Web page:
FiveNum
[1] 3.590 4.530 5.155 5.540 6.310

The fivenum() function display only the values. You can assign the names to these values using names() function as below:

names(FiveNum)<-c("Min","L-Hinge","Median","U-Hinge","Max")
FiveNum
    Min L-Hinge  Median U-Hinge     Max
3.590   4.530   5.155   5.540   6.310 

The summary() function gives six number summary (Min, $1^{st}$ Qu., Median, Mean, $3^{rd}$ Qu. and Max.).

summary(PlantGrowth$weight)  Min. 1st Qu. Median Mean 3rd Qu. Max. 3.590 4.550 5.155 5.073 5.530 6.310  The default quantile function (quantile()) also gives us the minimum,$1^{st}$quartile, median,$3^{rd}$quartile and the maximum value of the data set. quantile(PlantGrowth$weight)
   0%   25%   50%   75%  100%
3.590 4.550 5.155 5.530 6.310 

Note that there is difference between the output of fivenum() function, summary() function and simple quantile() function.

The lower and upper hinge using quantile() function can be obtained using the argument type=5 (one of the nine quantile algorithm).

quantile(PlantGrowth\$weight,type=5)
   0%   25%   50%   75%  100%
3.590 4.530 5.155 5.540 6.310 

Note that using the type =5 argument in quantile() function, the result of fivenum() and quantile() functions are identical.

Example 3: Five number summary of data with NA, NaN and Inf

Suppose that your data contains NA, NaN or +/- Inf and you need to compute the five number summary.

# create a vector containing NA, Inf and NaN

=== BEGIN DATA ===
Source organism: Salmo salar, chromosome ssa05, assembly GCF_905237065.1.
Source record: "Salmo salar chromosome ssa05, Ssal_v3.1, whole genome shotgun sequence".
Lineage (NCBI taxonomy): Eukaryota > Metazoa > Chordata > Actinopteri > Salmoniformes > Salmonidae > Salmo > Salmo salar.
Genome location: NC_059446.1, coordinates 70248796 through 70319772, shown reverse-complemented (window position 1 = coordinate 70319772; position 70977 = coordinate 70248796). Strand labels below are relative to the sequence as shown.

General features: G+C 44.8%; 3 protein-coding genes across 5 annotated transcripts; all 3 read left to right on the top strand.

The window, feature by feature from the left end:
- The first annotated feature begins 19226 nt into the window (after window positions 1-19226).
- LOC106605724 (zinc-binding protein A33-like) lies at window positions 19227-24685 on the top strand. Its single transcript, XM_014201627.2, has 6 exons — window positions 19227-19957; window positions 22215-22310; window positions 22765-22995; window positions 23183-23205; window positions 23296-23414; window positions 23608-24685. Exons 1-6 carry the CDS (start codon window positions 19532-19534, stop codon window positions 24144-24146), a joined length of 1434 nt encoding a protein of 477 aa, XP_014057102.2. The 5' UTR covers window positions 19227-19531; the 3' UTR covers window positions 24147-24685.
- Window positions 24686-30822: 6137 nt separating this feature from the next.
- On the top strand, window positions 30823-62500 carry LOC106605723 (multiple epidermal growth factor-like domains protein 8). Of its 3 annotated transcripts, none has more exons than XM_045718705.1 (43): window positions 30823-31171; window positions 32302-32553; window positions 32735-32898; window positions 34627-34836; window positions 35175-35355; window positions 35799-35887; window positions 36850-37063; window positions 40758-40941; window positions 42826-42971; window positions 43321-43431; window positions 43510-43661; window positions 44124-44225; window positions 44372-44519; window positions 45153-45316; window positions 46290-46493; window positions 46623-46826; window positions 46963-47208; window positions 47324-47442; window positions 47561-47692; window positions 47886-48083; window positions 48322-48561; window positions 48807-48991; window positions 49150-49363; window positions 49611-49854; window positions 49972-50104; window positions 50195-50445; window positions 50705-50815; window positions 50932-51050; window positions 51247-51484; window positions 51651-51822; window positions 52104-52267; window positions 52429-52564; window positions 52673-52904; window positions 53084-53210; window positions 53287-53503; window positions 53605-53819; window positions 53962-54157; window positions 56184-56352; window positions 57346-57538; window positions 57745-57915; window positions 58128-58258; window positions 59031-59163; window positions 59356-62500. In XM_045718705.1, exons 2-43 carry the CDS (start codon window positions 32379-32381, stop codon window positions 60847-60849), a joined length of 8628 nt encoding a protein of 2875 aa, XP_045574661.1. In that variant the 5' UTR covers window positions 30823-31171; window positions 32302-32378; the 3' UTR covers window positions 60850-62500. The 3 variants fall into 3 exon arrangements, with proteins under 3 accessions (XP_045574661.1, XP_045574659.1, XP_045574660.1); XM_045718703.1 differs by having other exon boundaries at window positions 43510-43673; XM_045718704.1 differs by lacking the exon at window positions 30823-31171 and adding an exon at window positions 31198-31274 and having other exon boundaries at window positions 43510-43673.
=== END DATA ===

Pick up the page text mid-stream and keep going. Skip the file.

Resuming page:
y<-c(1:10,NA,+Inf,NaN)
y
##  [1]   1   2   3   4   5   6   7   8   9  10  NA Inf NaN

By default, na.rm=TRUE in fivenum() function. It will remove the NA and NaN values and compute the five number summary for the data, while the values +Inf or -Inf will not be removed.

fivenum(y)
[1] 1.0 3.5 6.0 8.5 Inf

Endnote

In this tutorial you learned about what is five number summary and how to compute the five number summary using fivenum() function using R. You also learned the actual method of calculating five number summary.

To learn more about descriptive statistics using R, please refer to the following tutorials:

Hopefully you enjoyed learning this tutorial on how to compute five number summary using R.

VRCBuzz co-founder and passionate about making every day the greatest day of life. Raju is nerd at heart with a background in Statistics. Raju looks after overseeing day to day operations as well as focusing on strategic planning and growth of VRCBuzz products and services. Raju has more than 25 years of experience in Teaching fields. He gain energy by helping people to reach their goal and motivate to align to their passion. Raju holds a Ph.D. degree in Statistics. Raju loves to spend his leisure time on reading and implementing AI and machine learning concepts using statistical models.